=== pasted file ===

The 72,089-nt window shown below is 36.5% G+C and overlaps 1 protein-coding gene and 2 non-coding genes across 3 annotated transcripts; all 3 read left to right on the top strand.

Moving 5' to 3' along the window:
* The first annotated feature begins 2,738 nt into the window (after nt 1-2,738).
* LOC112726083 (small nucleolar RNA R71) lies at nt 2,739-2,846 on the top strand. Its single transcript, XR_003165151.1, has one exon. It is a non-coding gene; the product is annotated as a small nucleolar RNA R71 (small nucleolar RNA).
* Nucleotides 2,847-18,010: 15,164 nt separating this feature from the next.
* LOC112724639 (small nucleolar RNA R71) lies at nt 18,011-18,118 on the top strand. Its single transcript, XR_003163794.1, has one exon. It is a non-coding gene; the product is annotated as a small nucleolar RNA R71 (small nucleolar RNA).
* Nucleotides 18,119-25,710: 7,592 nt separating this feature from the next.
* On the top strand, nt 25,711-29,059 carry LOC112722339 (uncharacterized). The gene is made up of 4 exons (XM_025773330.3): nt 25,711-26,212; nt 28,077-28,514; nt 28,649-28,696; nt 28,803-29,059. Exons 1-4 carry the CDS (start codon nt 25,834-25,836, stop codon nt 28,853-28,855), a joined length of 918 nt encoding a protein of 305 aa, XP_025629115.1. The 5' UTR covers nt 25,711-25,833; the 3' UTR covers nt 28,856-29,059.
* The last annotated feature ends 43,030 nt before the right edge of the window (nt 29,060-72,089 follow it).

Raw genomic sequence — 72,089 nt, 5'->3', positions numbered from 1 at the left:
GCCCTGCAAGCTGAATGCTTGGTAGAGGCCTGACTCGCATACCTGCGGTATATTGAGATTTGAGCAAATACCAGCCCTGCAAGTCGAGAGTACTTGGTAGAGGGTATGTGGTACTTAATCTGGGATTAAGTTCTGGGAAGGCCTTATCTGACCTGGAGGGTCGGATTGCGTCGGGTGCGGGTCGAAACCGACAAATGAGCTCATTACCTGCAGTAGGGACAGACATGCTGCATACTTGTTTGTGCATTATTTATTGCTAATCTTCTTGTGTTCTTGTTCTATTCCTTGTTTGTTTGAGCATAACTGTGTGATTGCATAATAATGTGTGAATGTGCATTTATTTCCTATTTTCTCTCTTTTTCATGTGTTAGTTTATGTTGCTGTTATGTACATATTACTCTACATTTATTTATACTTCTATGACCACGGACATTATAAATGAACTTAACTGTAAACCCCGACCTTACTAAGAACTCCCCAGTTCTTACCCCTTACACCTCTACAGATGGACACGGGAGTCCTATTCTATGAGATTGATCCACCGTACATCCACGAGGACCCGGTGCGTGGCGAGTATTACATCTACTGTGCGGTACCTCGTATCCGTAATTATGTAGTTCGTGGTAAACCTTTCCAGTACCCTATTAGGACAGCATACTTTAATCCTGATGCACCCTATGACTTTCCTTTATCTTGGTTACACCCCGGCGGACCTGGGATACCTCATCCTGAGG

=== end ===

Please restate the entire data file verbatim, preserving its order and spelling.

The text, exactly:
The 72,089-nt window shown below is 36.5% G+C and overlaps 1 protein-coding gene and 2 non-coding genes across 3 annotated transcripts; all 3 read left to right on the top strand.

Moving 5' to 3' along the window:
* The first annotated feature begins 2,738 nt into the window (after nt 1-2,738).
* LOC112726083 (small nucleolar RNA R71) lies at nt 2,739-2,846 on the top strand. Its single transcript, XR_003165151.1, has one exon. It is a non-coding gene; the product is annotated as a small nucleolar RNA R71 (small nucleolar RNA).
* Nucleotides 2,847-18,010: 15,164 nt separating this feature from the next.
* LOC112724639 (small nucleolar RNA R71) lies at nt 18,011-18,118 on the top strand. Its single transcript, XR_003163794.1, has one exon. It is a non-coding gene; the product is annotated as a small nucleolar RNA R71 (small nucleolar RNA).
* Nucleotides 18,119-25,710: 7,592 nt separating this feature from the next.
* On the top strand, nt 25,711-29,059 carry LOC112722339 (uncharacterized). The gene is made up of 4 exons (XM_025773330.3): nt 25,711-26,212; nt 28,077-28,514; nt 28,649-28,696; nt 28,803-29,059. Exons 1-4 carry the CDS (start codon nt 25,834-25,836, stop codon nt 28,853-28,855), a joined length of 918 nt encoding a protein of 305 aa, XP_025629115.1. The 5' UTR covers nt 25,711-25,833; the 3' UTR covers nt 28,856-29,059.
* The last annotated feature ends 43,030 nt before the right edge of the window (nt 29,060-72,089 follow it).

Raw genomic sequence — 72,089 nt, 5'->3', positions numbered from 1 at the left:
GCCCTGCAAGCTGAATGCTTGGTAGAGGCCTGACTCGCATACCTGCGGTATATTGAGATTTGAGCAAATACCAGCCCTGCAAGTCGAGAGTACTTGGTAGAGGGTATGTGGTACTTAATCTGGGATTAAGTTCTGGGAAGGCCTTATCTGACCTGGAGGGTCGGATTGCGTCGGGTGCGGGTCGAAACCGACAAATGAGCTCATTACCTGCAGTAGGGACAGACATGCTGCATACTTGTTTGTGCATTATTTATTGCTAATCTTCTTGTGTTCTTGTTCTATTCCTTGTTTGTTTGAGCATAACTGTGTGATTGCATAATAATGTGTGAATGTGCATTTATTTCCTATTTTCTCTCTTTTTCATGTGTTAGTTTATGTTGCTGTTATGTACATATTACTCTACATTTATTTATACTTCTATGACCACGGACATTATAAATGAACTTAACTGTAAACCCCGACCTTACTAAGAACTCCCCAGTTCTTACCCCTTACACCTCTACAGATGGACACGGGAGTCCTATTCTATGAGATTGATCCACCGTACATCCACGAGGACCCGGTGCGTGGCGAGTATTACATCTACTGTGCGGTACCTCGTATCCGTAATTATGTAGTTCGTGGTAAACCTTTCCAGTACCCTATTAGGACAGCATACTTTAATCCTGATGCACCCTATGACTTTCCTTTATCTTGGTTACACCCCGGCGGACCTGGGATACCTCATCCTGAGG